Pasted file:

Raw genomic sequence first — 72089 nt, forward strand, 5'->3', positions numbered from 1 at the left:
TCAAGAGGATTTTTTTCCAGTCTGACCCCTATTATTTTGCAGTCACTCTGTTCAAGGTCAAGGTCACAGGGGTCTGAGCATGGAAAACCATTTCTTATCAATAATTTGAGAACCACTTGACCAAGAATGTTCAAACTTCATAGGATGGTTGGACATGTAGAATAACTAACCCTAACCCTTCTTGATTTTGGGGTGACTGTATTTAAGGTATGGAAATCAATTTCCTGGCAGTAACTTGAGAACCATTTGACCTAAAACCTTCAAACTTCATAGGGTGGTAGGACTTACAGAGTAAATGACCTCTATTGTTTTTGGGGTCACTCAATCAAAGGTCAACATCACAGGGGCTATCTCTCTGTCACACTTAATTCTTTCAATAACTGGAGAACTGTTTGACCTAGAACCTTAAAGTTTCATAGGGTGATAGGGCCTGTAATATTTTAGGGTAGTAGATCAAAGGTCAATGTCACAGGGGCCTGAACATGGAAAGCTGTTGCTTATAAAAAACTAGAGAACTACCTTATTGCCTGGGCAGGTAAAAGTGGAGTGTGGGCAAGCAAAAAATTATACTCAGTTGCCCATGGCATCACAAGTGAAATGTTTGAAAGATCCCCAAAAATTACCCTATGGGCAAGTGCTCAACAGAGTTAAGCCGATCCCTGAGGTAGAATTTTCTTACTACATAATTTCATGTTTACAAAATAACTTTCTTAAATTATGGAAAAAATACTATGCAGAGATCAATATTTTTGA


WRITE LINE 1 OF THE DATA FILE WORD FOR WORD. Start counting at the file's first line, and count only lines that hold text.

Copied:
Raw genomic sequence first — 72089 nt, forward strand, 5'->3', positions numbered from 1 at the left: